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    Keep in mind, you want to create a "mounding" affect that breaks up the outline of the human shape. In doing so, you will need to use enough burlap, but, this makes for a very HOT and stuffy existence in the summer months, so take care in where you put the jute/burlap and how much you use. I know from experience that if you use too much, you will suffer because of it, both in weight of the ghille and the heat.


  • Consider the environment in which you'll be using your ghillie suit. Lacking some colors of the environment is fine, however adding more colors will get you spotted fast.
  • Your objective is to eliminate the human silhouette. Take care to use extra material on your head, neck, and shoulders.
  • Perform what's called a "Ghillie Wash" once you have tied all of your jute to your netting. Soak the suit in water, crawl though mud, dust, grass, and deadfall in the suit and even drag it behind a vehicle over a dirt or gravel road. This process breaks in the Jute and adds earth and vegetation to the jute.
  • Rather than cutting burlap sacks, try ordering pre-dyed jute. It comes in 1 pound bags and in many colors. The colors between strands will be more consistent this way.


  • Don't get too friendly with bushes - if a branch sticks through your suit and into the netting, there's no stealthy way to snap the branch off.
  • Separated burlap is very flammable. Add a soluble flame retardant to your dye water if this concerns you.

Things You'll Need

  • x1 Battle Dress Uniform (BDU) jacket and pants or OD Green flight suit- You can buy BDUs and flight suits at a military surplus store for a decent price or, since you're going to be dirtying them up anyway, get them at a second-hand store for much cheaper. It's not important that they match in print/style.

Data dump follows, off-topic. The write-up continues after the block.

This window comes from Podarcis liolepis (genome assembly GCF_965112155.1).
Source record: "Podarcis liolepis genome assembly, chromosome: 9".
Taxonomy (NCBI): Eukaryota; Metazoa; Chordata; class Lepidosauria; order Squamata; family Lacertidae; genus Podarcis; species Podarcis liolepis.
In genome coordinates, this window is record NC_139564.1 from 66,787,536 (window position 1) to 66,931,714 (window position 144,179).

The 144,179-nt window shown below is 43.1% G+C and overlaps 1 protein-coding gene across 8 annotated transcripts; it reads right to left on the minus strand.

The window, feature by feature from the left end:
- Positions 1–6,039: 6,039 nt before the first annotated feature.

• x1 Boonie hat or cap.
  • 1" netting. You'll need enough netting to drape over your head (like a hood), your back, your arms, and the back of your legs. One place to find this netting is party supply stores (it's sold as decoration for luaus).
  • ~10 Burlap Sacks - The more material you have on your ghillie suit, the less your outline will resemble a human figure, thus providing better camouflage. I suggest starting with about 10 sacks worth of ghillie and adding more if necessary (depending on your size and preference of camouflage to weight of suit ratio). You can get burlap sacks from shipping supply or feed stores for about $1/sack.
  • Optional: Fabric dye - You'll want colors that match the environment in which you'll be using your ghillie suit. For example, the color of burlap (without dye) works very well for some desert and Mediterranean climates. However, if you're using your ghillie suit in a wooded or marshy area, you'll likely want to purchase green and/or brown dyes to complement the tan of the burlap. You can buy fabric dye at fabric supply stores or even some supermarkets.
  • Buckets - one per color dye.
  • Scissors
  • Needle & naturally-colored thread
  • Fabric glue - also available at a fabric store for about $5.
  • Large comb